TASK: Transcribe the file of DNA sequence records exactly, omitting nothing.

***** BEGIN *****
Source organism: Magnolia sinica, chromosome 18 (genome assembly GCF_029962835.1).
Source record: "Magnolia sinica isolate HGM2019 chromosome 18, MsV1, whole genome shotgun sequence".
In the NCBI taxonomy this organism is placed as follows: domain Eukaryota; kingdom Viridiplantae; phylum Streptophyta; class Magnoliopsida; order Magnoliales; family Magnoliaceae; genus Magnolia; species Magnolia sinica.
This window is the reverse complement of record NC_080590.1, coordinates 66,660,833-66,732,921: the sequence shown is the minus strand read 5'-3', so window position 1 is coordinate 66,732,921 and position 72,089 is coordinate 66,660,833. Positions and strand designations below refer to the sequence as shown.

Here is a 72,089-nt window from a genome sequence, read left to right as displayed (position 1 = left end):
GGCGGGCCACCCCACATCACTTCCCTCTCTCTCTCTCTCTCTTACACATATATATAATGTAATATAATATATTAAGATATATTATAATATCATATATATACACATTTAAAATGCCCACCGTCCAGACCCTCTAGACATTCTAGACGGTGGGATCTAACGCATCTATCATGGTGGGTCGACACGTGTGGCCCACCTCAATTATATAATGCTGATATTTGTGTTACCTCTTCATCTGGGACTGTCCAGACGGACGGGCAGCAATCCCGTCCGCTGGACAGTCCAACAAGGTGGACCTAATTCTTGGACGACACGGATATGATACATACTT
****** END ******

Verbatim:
Source organism: Magnolia sinica, chromosome 18 (genome assembly GCF_029962835.1).
Source record: "Magnolia sinica isolate HGM2019 chromosome 18, MsV1, whole genome shotgun sequence".
In the NCBI taxonomy this organism is placed as follows: domain Eukaryota; kingdom Viridiplantae; phylum Streptophyta; class Magnoliopsida; order Magnoliales; family Magnoliaceae; genus Magnolia; species Magnolia sinica.
This window is the reverse complement of record NC_080590.1, coordinates 66,660,833-66,732,921: the sequence shown is the minus strand read 5'-3', so window position 1 is coordinate 66,732,921 and position 72,089 is coordinate 66,660,833. Positions and strand designations below refer to the sequence as shown.

Here is a 72,089-nt window from a genome sequence, read left to right as displayed (position 1 = left end):
GGCGGGCCACCCCACATCACTTCCCTCTCTCTCTCTCTCTCTTACACATATATATAATGTAATATAATATATTAAGATATATTATAATATCATATATATACACATTTAAAATGCCCACCGTCCAGACCCTCTAGACATTCTAGACGGTGGGATCTAACGCATCTATCATGGTGGGTCGACACGTGTGGCCCACCTCAATTATATAATGCTGATATTTGTGTTACCTCTTCATCTGGGACTGTCCAGACGGACGGGCAGCAATCCCGTCCGCTGGACAGTCCAACAAGGTGGACCTAATTCTTGGACGACACGGATATGATACATACTT